(Bloomberg) -- London’s pubs and clubs have yet to fully recover from the pandemic, hit by staff shortages, a decline in visitors and growing consumer fears about the new omicron variant.
Footfall in the U.K. capital is still below pre-pandemic levels ahead of the vital Christmas period and advance bookings are lower than they should be for 2022, according to a report published Wednesday by a committee that scrutinizes the London mayor’s work.
London’s night-time businesses -- which contributed between 17 billion pounds ($22.5 billion) and 26 billion pounds to the economy before the pandemic -- have been open since July when lockdown restrictions were lifted. However, while some businesses are reporting a return to pre-Covid-19 levels of sales, the recovery for many is uneven.
Prolonged closures during lockdown which led to the failure of businesses and the exit of thousands of workers from the sector mean staff shortages are acute. Door security in London is operating at about 80 percent of pre-Covid levels, hindering the operations of businesses required to implement public safety measures, such as checking customer vaccination records, the report says.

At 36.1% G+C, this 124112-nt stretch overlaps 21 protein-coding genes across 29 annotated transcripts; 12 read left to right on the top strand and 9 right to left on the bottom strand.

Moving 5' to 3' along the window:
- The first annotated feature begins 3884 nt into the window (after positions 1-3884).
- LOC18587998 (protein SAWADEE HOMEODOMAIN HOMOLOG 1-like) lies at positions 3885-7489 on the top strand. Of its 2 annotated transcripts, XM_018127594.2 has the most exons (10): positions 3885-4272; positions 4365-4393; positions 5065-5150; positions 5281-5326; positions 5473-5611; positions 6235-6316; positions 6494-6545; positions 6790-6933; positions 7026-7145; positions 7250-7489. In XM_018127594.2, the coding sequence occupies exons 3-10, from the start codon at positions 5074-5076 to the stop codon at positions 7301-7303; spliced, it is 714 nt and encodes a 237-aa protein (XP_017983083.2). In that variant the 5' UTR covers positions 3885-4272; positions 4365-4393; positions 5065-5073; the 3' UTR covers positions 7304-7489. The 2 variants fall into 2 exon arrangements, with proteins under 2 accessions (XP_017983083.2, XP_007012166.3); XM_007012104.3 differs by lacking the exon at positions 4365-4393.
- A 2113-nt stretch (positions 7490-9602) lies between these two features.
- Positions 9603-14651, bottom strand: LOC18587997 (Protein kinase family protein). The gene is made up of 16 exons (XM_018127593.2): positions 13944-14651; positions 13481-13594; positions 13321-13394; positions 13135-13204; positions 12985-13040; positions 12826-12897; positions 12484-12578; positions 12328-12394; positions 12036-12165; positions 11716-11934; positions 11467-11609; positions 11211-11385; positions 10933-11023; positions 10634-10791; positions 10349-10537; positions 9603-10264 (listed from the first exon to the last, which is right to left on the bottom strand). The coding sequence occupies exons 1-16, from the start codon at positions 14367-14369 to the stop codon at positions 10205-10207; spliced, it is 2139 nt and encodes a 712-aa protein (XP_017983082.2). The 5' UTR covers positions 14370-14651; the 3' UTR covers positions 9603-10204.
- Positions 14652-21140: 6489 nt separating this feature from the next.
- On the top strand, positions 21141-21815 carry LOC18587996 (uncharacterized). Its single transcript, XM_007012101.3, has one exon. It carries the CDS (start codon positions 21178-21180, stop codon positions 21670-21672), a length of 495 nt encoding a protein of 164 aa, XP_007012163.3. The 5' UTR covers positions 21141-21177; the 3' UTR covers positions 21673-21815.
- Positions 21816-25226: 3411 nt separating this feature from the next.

The Night Tube reopened on the Central and Victoria lines in late November, in what should have been a much-needed boost to the city’s night-time economy, but was promptly disrupted by industrial action amid union disputes.
Businesses from music venues to nightclubs are also grappling with changing consumer behavior. “The shape of the spend is very different,” said Paul Kohler, owner of CellarDoor in London’s West End. “Mondays and Fridays are a lot quieter. Tuesdays, Wednesdays and Thursdays are a lot busier. That is because that is when people tend to go in to work.”
Younger audiences have been quicker to return than older ones.
“Contemporary music gigs are selling out. Comedy is selling out. Talks aimed at younger audiences are selling out,” said Elaine Bedell, chief executive officer of the Southbank Centre, a complex of artistic venues. “Classical music has been much slower, and I know from the Arts Council that that is pretty widespread across the country.”
Pub chain J D Wetherspoon Plc also said last month that a material proportion of sales came from older customers, “some of whom have visited pubs less frequently in recent times.”
The report calls on London mayor Sadiq Khan to set targets for recruiting additional hospitality workers and skills training, improve safety in the capital, and ensure the rest of the Night Tube returns “as soon as is feasibly possible.”
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